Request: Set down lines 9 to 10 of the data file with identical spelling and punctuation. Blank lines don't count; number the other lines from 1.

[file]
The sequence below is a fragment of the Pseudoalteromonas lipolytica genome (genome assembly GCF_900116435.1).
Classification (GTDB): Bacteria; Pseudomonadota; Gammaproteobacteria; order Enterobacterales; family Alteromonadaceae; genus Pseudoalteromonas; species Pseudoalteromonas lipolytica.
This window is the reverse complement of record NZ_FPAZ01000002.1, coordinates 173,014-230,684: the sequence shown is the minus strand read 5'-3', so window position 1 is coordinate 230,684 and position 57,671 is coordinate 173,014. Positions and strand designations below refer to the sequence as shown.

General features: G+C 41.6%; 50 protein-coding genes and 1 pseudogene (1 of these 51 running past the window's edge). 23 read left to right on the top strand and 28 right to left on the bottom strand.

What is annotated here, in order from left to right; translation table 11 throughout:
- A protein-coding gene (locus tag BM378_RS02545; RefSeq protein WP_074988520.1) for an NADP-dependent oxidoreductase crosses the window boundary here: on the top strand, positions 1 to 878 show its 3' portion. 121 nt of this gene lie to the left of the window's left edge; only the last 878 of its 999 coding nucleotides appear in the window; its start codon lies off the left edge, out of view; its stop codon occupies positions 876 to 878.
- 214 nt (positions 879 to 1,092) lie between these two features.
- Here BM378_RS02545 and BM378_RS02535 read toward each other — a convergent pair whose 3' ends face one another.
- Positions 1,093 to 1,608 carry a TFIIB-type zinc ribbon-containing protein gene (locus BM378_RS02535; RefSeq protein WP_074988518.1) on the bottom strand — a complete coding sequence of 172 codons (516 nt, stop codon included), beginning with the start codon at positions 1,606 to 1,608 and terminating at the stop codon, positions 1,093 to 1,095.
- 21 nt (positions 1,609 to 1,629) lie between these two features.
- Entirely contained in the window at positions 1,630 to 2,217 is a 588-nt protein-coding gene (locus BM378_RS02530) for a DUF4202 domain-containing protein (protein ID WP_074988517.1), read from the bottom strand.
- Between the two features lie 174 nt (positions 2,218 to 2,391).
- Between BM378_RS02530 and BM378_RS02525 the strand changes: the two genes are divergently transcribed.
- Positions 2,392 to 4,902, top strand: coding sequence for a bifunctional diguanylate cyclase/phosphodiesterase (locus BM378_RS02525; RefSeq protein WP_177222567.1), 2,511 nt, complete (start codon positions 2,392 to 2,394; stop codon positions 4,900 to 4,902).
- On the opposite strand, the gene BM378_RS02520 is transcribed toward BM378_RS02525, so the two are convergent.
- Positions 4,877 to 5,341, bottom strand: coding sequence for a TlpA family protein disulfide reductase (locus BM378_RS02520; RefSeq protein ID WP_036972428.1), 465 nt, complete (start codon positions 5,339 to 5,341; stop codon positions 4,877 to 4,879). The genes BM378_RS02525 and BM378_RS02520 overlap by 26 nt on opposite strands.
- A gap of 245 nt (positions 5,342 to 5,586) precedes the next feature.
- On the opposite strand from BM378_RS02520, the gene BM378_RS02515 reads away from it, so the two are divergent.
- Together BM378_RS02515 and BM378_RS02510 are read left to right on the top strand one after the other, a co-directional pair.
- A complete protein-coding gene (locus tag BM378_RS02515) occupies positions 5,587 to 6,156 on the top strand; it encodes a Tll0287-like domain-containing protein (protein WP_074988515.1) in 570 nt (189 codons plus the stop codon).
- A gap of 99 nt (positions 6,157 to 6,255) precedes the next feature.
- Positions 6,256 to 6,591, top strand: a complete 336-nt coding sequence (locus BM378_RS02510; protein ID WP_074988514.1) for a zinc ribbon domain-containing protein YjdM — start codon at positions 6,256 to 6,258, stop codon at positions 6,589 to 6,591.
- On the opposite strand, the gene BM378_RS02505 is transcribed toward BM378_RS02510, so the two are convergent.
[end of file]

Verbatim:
- Positions 1,093 to 1,608 carry a TFIIB-type zinc ribbon-containing protein gene (locus BM378_RS02535; RefSeq protein WP_074988518.1) on the bottom strand — a complete coding sequence of 172 codons (516 nt, stop codon included), beginning with the start codon at positions 1,606 to 1,608 and terminating at the stop codon, positions 1,093 to 1,095.
- 21 nt (positions 1,609 to 1,629) lie between these two features.